Sleep it off: Fighting stress

With finals looming around the corner, we all try to find ways to keep the stress at bay. Whether it’s eating, exercising, music, meditation, yoga or cooking, everyone tries to find a way to keep stress levels low and stay sane in these last few days. To all the seniors graduating in a couple weeks, kudos! You’re almost there.

Although this might seem counterintuitive, my best recommendation for keeping stress at a manageable level is sleep. Sleeping is the best way to reduce the effect stress has on our body. Of course, eating healthy and being as active as possible help immensely too!

First off, stress. What really is it, and how does it affect me? In reality, a certain amount of stress is actually healthy — it keeps us alert and ready to avoid danger. However, experiencing continuous stress without enough relaxation or rest can be extremely harmful to the body.

Image via www.today.ttu.edu

Image via www.today.ttu.edu

Stress can cause headaches, upset stomach, fatigue, chest pains, skin conditions, high blood pressure and sleeping problems. Apart from effects on the body, stress can also affect a person’s mood and behavior. Anxiety, restlessness, lack of focus, irritability and even sadness are common effects of stress.

This is why sleep during these last couple of weeks is imperative to anyone’s health if they’re experiencing higher levels of stress. There are a multitude of benefits that come from sleep. Sleeping can help improve memory, reduce inflammation across the body by reducing inflammatory proteins in the blood, spike creativity, help stamina, sharpen attention and improve your mood.

A couple interesting facts about stress, according to WebMD:

  • The Occupational Safety and Health Administration (OSHA) declared stress a workplace hazard. Stress costs American industry more than $300 billion annually.
  • The lifetime prevalence of an emotional disorder is more than 50%, often due to chronic, untreated stress reactions.

When going to the doctor, many people think they are treating the cause — but in reality, it’s only the symptoms they’re curing. It’s a never-ending cycle!

Being smart about your sleep has so many benefits, it’s hard to see why you wouldn’t do it. Napping and getting your eight hours of sleep during finals will help you tackle these last days successfully.

Don’t forget, stress can be dangerous if it goes unchecked. Make sure you’re sleeping, drinking plenty of water and being as active as possible to ensure you make it to graduation — or simply just summer break — in one piece!

Fight the stress and stay healthy, Devils!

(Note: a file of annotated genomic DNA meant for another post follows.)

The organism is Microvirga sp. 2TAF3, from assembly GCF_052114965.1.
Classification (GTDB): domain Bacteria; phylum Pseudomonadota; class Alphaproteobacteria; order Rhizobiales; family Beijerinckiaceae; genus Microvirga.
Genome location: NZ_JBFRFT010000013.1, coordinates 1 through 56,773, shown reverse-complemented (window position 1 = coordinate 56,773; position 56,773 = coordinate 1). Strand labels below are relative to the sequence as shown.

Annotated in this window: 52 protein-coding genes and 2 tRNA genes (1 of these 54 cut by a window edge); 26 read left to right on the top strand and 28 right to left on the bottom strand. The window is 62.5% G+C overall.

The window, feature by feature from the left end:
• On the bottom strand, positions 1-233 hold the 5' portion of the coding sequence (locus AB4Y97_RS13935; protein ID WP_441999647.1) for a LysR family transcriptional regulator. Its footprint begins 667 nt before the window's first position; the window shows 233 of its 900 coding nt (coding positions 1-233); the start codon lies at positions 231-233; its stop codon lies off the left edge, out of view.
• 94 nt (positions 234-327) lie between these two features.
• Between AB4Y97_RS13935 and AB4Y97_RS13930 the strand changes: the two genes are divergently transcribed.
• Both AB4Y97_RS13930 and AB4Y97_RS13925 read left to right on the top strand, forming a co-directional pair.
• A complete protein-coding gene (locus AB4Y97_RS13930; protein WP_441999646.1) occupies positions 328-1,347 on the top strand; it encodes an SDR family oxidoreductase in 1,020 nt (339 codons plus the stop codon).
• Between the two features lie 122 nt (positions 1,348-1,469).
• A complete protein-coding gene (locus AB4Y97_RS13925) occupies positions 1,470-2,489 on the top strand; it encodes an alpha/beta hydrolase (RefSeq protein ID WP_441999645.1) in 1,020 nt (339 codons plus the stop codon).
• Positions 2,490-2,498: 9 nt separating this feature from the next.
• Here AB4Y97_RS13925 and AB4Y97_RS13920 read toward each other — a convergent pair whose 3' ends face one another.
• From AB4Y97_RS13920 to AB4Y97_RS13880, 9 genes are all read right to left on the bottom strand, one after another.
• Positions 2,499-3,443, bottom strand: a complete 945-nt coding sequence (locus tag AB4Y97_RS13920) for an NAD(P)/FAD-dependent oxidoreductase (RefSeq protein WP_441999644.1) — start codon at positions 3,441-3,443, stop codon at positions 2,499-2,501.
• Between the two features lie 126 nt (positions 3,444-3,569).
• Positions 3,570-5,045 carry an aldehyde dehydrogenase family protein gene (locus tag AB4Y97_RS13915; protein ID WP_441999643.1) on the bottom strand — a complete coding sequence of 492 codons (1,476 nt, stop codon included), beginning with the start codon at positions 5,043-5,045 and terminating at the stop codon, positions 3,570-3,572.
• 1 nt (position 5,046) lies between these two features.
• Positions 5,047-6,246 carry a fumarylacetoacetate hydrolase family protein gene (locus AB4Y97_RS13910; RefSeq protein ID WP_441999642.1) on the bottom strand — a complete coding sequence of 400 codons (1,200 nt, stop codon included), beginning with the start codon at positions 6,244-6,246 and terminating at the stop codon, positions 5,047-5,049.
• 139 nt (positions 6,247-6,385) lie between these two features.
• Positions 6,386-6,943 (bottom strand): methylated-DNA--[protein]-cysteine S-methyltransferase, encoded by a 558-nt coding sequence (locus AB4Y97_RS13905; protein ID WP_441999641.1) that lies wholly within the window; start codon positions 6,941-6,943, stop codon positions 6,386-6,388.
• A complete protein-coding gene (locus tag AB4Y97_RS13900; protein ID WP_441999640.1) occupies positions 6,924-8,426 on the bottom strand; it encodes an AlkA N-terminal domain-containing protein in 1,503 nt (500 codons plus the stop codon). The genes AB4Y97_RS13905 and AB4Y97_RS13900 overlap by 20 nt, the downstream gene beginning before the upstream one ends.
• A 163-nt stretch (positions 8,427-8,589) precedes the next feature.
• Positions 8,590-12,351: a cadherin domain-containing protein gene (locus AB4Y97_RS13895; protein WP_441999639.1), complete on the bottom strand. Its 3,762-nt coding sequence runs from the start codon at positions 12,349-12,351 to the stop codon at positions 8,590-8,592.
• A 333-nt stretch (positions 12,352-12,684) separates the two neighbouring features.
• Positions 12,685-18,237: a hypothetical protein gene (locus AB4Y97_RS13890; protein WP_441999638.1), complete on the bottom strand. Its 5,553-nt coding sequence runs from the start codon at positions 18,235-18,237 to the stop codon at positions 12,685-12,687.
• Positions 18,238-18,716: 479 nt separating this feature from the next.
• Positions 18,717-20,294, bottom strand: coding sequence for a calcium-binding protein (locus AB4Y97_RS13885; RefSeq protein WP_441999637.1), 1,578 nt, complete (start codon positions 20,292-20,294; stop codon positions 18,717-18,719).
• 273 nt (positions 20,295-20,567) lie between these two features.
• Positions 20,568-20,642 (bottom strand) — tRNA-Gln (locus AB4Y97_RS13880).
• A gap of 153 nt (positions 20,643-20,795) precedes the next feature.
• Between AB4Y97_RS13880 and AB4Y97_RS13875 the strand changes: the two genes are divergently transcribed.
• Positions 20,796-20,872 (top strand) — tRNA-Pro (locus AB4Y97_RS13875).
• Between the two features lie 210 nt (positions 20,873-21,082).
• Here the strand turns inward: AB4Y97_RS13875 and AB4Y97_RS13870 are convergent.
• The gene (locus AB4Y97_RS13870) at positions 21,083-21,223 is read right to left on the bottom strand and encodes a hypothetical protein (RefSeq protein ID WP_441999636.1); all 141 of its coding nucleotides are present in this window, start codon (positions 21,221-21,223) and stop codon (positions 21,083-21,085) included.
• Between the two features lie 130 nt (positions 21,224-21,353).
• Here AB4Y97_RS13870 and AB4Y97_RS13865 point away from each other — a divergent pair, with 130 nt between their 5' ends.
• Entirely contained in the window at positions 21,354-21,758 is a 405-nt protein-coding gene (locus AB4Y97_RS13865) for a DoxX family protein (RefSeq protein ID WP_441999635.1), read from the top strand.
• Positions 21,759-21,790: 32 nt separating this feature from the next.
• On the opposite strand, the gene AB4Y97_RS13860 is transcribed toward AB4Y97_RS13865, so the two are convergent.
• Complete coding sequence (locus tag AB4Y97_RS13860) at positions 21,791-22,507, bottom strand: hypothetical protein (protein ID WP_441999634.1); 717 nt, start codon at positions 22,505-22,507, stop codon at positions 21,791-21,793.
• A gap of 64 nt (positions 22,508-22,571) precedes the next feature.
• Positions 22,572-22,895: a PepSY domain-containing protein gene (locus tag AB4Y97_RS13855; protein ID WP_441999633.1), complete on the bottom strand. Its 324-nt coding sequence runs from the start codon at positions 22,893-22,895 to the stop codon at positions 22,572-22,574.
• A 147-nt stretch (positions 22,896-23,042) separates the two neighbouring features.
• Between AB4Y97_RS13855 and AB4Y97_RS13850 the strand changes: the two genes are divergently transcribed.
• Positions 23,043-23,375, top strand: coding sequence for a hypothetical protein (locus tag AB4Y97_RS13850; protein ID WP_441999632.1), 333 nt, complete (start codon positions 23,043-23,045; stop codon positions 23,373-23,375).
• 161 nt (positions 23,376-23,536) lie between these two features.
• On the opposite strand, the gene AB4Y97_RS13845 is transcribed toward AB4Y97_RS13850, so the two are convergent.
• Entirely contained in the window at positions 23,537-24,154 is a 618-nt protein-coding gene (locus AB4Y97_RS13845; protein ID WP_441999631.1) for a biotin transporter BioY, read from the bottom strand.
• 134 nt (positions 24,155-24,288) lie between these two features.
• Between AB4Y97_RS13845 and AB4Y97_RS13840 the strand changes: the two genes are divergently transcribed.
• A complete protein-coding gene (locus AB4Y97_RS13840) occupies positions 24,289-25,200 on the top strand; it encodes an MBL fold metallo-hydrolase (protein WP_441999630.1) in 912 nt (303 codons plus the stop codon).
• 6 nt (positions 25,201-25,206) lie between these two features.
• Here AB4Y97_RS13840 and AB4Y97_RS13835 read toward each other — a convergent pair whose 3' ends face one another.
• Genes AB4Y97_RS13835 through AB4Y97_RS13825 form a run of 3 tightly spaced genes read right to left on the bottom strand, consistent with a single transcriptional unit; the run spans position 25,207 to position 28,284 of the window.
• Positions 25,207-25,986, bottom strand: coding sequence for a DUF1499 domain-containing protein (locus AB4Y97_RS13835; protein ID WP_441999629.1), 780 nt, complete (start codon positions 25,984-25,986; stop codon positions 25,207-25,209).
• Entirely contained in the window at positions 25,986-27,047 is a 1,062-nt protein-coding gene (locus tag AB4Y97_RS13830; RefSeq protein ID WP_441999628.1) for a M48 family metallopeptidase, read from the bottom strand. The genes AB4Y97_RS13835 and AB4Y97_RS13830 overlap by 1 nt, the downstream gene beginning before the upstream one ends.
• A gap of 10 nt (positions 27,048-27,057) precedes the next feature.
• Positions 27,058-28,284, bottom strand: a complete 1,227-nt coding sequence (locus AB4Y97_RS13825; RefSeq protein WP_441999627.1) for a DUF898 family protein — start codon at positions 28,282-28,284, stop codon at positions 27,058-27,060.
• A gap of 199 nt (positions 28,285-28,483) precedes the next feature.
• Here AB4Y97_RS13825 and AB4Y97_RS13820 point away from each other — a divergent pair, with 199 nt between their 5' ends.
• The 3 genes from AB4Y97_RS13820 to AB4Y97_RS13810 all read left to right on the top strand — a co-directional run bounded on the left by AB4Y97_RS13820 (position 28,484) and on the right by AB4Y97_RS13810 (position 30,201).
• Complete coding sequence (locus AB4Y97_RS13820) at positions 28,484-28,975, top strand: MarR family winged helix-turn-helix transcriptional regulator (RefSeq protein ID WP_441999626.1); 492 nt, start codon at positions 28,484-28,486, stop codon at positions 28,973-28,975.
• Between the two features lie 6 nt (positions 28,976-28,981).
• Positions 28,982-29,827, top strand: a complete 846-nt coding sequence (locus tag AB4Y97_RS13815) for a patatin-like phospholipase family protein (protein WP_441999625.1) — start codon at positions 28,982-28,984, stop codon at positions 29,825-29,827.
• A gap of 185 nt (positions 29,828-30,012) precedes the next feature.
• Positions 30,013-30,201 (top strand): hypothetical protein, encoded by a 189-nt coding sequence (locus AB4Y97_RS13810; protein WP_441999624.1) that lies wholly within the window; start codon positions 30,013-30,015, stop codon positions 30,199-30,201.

Power Salads: a punch of energy and nutrition

During this last month of school, stress levels begin to rise, I feel the hours of the day slip through my fingers, and the cries from my stomach go unanswered. Many days I just feel like I don’t have enough time. Other days because I’m just too lazy to make myself a healthy lunch so I eat out … again. With work, school, homework, projects and a million other things we students have going on, it’s hard to find the time and energy to eat something healthy.

I’ve been looking for an answer to this eternal lunch/snack problem. I think I finally found my answer, and hopefully yours — power salads. They are easy-to-make fast snacks, and are perfect for on-the-go days.

Image via wholeliving.com

Thanks to Pinterest I was introduced to power salads. These salads are no new concept. They have been around and will always be. However, finding a couple of these recipes has been a lifesaver.

Usually when people say they’re having a salad for lunch, everyone assumes it’s a healthy choice, but with the amount dressing or the choice of vegetables (or lack thereof) salads can be a sneaky unhealthy dish. So first, the basics. How is a power salad different from a regular salad?

Power salads include one to two cups of leaves (lettuce, spinach, arugula, kale, etc.), plenty, plenty of different vegetables (think big splashes of color) and a good source of lean protein like chicken, ham, turkey, fish or beans. You can also include a small source of starch like croutons, pasta or even potatoes. For dressing, keep it on the lighter side using lime juice or olive oil and balsamic vinegar.

Salads are easy to make, can be prepared in advanced and easy to take with you on the go! I’m seriously in love with these awesome recipes.

Here are a few recipes I particularly love from WholeLiving.com. I’ve changed and adapted some of these recipes to fit my budget and preferences.

1. Caesar Salad
Not your typical Caesar salad! Instead of anchovies, I add canned tuna.

2. Egg and Nut Salad
I choose to take out the firsee (a type of leaf) from this recipe.

Image via WholeLiving.com

Image via WholeLiving.com

3. Waldorf Revisited
I just swap out the ranch dressing for something lighter, like a splash of lime juice.

4. Chicken and Grape Salad
A delicious salad with grapes, almonds and avocados. I love the different flavors, the sweetness and the crunch. You have to try this!